None.¶

This document is meant to serve as a stable reference and an implementation guide for the KangarooTwelve eXtendable Output Function. It relies on the cryptanalysis of Keccak and provides with the same security strength as SHAKE128, i.e., 128 bits of security against all attacks.¶

To be more precise, KangarooTwelve is made of two layers:¶

- The inner function F. This layer relies on cryptanalysis. KangarooTwelve's F function is exactly Keccak[r=1344, c=256] (as in SHAKE128) reduced to 12 rounds. Any reduced-round cryptanalysis on Keccak is also a reduced-round cryptanalysis of KangarooTwelve's F (provided the number of rounds attacked is not higher than 12).¶
- The tree hashing over F. This layer is a mode on top of F that does not introduce any vulnerability thanks to the use of Sakura coding proven secure in [SAKURA].¶

This reasoning is detailed and formalized in [K12].¶

To achieve 128-bit security strength, the output L must be chosen long enough so that there are no generic attacks that violate 128-bit security. So for 128-bit (second) preimage security the output should be at least 128 bits, for 128-bit of security against multi-target preimage attacks with T targets the output should be at least 128+log_2(T) bits and for 128-bit collision security the output should be at least 256 bits.¶

Furthermore, when the output length is at least 256 bits, KangarooTwelve achieves NIST's post-quantum security level 2 [NISTPQ].¶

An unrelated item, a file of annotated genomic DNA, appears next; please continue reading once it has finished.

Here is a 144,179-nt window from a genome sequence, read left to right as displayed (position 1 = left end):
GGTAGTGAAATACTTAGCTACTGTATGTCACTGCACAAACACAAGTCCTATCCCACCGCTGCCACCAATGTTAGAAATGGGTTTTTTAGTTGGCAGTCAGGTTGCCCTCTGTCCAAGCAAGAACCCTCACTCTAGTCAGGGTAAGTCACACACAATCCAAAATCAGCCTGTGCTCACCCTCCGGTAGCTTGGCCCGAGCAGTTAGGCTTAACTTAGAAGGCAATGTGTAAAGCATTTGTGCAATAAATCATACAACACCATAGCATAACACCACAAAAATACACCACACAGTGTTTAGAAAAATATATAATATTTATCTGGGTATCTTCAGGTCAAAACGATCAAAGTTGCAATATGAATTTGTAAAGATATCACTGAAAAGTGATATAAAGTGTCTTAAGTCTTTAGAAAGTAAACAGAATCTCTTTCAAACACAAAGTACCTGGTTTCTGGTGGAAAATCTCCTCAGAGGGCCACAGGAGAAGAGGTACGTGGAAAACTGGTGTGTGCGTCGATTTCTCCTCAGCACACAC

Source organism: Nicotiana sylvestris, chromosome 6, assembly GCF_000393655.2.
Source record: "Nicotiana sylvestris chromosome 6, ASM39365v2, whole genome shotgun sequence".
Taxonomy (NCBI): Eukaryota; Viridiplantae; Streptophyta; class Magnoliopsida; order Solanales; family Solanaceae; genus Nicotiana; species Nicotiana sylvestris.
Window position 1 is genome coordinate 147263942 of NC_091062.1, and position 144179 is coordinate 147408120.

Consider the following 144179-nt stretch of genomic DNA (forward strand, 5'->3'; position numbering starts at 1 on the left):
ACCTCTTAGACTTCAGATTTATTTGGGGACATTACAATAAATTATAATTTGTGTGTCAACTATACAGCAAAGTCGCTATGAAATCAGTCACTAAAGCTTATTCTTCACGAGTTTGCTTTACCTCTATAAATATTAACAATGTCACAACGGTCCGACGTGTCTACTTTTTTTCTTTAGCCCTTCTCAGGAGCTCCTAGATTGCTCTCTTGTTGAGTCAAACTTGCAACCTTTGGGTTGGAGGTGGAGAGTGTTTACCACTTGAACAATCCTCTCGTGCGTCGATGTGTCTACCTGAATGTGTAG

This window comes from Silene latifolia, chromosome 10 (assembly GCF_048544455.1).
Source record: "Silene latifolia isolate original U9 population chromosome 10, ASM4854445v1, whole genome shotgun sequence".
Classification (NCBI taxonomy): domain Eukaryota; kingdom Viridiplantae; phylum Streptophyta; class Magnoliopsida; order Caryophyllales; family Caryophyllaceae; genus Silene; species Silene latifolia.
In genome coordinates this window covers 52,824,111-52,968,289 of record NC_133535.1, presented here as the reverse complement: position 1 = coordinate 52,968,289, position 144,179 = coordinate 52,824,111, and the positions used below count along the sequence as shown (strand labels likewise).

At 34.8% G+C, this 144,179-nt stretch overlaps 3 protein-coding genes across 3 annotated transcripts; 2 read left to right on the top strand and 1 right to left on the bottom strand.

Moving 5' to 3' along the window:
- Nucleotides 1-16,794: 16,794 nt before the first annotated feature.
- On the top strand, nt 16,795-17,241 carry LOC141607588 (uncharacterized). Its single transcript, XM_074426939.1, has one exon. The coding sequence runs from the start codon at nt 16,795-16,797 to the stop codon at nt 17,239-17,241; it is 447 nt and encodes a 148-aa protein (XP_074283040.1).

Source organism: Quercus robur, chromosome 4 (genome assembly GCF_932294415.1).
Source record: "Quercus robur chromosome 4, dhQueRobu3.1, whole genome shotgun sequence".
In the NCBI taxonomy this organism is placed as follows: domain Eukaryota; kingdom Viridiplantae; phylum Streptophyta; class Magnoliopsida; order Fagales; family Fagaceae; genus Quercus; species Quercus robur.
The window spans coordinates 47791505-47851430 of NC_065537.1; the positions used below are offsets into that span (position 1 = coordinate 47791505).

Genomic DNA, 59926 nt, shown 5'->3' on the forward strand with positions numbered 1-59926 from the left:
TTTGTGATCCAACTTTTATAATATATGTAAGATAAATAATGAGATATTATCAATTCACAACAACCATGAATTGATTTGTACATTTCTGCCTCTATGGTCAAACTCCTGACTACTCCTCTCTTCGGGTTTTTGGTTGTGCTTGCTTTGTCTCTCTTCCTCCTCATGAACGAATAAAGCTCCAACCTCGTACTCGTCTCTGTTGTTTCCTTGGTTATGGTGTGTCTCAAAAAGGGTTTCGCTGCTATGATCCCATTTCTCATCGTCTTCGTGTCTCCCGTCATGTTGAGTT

Implementing a MAC with KangarooTwelve SHOULD use a HASH-then-MAC construction. This document recommends a method called HopMAC, defined as follows:¶

HopMAC(Key, M, C, L) = K12(Key, K12(M, C, 32), L)¶

Similarly to HMAC, HopMAC consists of two calls: an inner call compressing the message M and the optional customization string C to a digest, and an outer call computing the tag from the key and the digest.¶

Unlike HMAC, the inner call to KangarooTwelve in HopMAC is keyless and does not require additional protection against side channel attacks (SCA). Consequently, in an implementation that has to protect the HopMAC key against SCA only the outer call does need protection, and this amounts to a single execution of the underlying permutation.¶

In any case, KangarooTwelve MAY be used to compute a MAC with the key reversibly prepended or appended to the input. For instance, one MAY compute a MAC on short messages simply calling KangarooTwelve with the key as the customization string, i.e., MAC = K12(M, Key, L).¶

- [RFC2119]
- Bradner, S., "Key words for use in RFCs to Indicate Requirement Levels", BCP 14, RFC 2119, DOI 10.17487/RFC2119, , <https://www.rfc-editor.org/info/rfc2119>.
- [FIPS202]
- National Institute of Standards and Technology, "FIPS PUB 202 - SHA-3 Standard: Permutation-Based Hash and Extendable-Output Functions", WWW http://dx.doi.org/10.6028/NIST.FIPS.202, .
- [SP800-185]
- National Institute of Standards and Technology, "NIST Special Publication 800-185 SHA-3 Derived Functions: cSHAKE, KMAC, TupleHash and ParallelHash", WWW https://doi.org/10.6028/NIST.SP.800-185, .

- [K12]
- Bertoni, G., Daemen, J., Peeters, M., Van Assche, G., and R. Van Keer, "KangarooTwelve: fast hashing based on Keccak-p", WWW https://link.springer.com/chapter/10.1007/978-3-319-93387-0_21, WWW http://eprint.iacr.org/2016/770.pdf, .
- [SAKURA]